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Advisory group issues ‘positive’ report on Jordan’s nuclear programme

By Mohammad Ghazal - Jun 14,2016 - Last updated at Jun 14,2016

AMMAN — An international group has commended Jordan for its responsible and balanced approach to its peaceful nuclear power programme. 

A report by the International Advisory Group (IAG) has indicated that the Kingdom has “aggressively engaged with the IAEA in the development of its nuclear programme and has sought and obtained extensive peer reviews and this openness should help to provide Jordan with the capacity to have an effective and responsible regulatory system”. 

The group comprises experts in nuclear power, nuclear safety, nuclear regulation and other nuclear activities. Its job has been to study the situation of the nuclear programme and provide independent advice to His Majesty King Abdullah and the government on the Jordan Nuclear Energy Programme.

Chaired by former premier Marouf Bakhit, IAG was formed in November 2015 to provide consultations on the strategy to deal with nuclear waste, and the best options and mechanisms to finance the nuclear power plant. It includes as members former energy minister Khaled Shraideh and seven world-renowned international experts in the industry.

In its report, a copy of which was sent to The Jordan Times on Monday, the IAG said Jordan is commendable for “carefully analysing its energy situation and its options, and embarking on a well-planned path to acquire nuclear energy”, stressing that the country’s commitment to international conventions, treaties and standards is a “very welcome foundation for the Jordanian nuclear programme”.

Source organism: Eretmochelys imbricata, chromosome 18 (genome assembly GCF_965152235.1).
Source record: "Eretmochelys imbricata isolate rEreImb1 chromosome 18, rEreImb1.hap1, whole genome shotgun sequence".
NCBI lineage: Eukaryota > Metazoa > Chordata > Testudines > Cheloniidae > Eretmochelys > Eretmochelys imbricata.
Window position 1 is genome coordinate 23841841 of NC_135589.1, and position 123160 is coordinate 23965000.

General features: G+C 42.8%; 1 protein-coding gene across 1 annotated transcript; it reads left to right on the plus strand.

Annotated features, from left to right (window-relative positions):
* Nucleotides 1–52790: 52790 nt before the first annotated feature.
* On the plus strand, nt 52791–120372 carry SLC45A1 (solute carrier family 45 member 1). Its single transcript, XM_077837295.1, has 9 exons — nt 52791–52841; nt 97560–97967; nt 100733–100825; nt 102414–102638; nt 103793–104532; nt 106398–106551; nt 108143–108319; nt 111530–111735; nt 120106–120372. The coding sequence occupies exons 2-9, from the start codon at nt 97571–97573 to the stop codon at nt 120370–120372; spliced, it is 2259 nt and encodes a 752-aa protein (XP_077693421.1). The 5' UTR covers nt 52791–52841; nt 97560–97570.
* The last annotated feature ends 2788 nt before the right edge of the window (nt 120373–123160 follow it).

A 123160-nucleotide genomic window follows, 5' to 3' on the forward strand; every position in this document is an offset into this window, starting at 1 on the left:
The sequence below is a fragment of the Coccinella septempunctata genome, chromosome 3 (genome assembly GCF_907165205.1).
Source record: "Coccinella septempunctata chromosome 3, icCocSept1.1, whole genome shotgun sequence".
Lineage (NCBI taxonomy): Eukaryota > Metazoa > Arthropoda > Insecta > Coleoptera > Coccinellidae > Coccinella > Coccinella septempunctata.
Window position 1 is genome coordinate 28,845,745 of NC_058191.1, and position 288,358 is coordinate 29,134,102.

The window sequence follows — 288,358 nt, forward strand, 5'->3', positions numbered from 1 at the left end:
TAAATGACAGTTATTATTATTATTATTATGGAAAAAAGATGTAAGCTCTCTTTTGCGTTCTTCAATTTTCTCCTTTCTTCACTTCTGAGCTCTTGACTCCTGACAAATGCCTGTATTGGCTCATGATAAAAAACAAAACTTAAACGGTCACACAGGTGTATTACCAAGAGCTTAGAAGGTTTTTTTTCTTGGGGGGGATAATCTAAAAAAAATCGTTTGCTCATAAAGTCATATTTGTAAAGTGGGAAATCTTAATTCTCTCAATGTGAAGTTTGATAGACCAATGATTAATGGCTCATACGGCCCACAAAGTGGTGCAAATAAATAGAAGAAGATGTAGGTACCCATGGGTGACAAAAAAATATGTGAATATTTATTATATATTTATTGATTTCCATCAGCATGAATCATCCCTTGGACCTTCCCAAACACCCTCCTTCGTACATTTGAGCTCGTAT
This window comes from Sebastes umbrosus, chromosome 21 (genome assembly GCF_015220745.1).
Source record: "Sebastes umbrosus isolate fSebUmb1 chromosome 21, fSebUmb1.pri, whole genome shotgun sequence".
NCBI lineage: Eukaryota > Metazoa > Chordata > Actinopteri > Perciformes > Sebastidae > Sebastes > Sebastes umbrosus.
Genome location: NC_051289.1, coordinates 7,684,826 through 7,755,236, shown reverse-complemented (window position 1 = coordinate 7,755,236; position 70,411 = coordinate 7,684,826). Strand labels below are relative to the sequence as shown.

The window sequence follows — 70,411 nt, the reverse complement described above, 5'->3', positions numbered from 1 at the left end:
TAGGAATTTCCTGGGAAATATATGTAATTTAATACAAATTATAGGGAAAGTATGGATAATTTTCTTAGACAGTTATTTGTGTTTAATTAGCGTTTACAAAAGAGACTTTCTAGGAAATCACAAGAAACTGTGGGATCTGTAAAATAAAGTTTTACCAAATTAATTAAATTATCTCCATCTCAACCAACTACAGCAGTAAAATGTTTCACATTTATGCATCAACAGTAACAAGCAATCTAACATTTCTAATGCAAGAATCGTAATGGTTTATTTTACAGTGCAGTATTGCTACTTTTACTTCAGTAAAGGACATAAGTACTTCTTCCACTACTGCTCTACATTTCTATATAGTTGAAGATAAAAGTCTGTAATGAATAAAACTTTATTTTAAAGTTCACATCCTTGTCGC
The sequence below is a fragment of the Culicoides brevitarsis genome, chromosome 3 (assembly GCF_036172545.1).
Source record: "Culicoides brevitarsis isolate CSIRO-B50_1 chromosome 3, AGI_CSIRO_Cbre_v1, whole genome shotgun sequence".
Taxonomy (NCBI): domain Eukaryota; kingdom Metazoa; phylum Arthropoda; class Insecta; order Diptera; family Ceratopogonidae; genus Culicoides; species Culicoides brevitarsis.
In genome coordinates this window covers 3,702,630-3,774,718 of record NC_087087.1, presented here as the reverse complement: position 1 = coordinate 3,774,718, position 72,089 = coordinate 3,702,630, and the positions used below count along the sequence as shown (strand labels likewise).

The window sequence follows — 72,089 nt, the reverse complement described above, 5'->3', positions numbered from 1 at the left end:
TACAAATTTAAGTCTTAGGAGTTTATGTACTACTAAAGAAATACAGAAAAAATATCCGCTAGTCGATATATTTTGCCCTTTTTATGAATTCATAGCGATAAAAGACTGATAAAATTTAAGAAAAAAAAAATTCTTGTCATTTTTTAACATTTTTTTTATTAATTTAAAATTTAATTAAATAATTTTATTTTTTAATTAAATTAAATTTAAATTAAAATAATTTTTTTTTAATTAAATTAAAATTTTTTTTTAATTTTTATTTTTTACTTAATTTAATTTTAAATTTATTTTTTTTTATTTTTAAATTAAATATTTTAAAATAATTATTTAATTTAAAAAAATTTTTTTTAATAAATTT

“Jordan has a solid foundation, founded on a clear vision, for developing the culture and human resources needed for a successful nuclear programme”, the panel said in the report.

In its report, the IAG said mining, power plant operation and waste disposal as foreseen in the Jordanian programme will follow strict present-day international protection standards and do not pose undue environmental or health risks. 

“Radiation exposures of the Jordanian population are dominated by natural and medical exposures, but will not be markedly increased by the proposed nuclear programme,” said the IAG.

The report urged more work to extend the development of human resources and a nuclear culture, “especially into the Jordanian supply and construction industry”.

The IAG indicated that Jordan should evaluate the need for hiring full-time international experts in the early stages of the programme in key disciplines to provide oversight of critical areas as well as to mentor newly trained Jordanian graduates. 

In addition, expert Jordanian staff must be available to enable Jordan to be an intelligent customer through the nuclear energy development programme, including providing intelligent oversight of products from consultants. 

On waste, the IAG said while the country’s “strategy for radioactive waste management is considered to be appropriate”, but more should be done to firm up the provisions including scope and funding. 

Besides, the proposals for a “near-surface repository for low and intermediate waste should be developed further, brought forward and include the specification for the on-site reactor waste processing and packaging,” the IAG said.


Jordan, which imports about 97 per cent of its energy annually, plans to build two nuclear reactors by 2025 with a total capacity of 1,000 megawatts each and tap its uranium reserves. 

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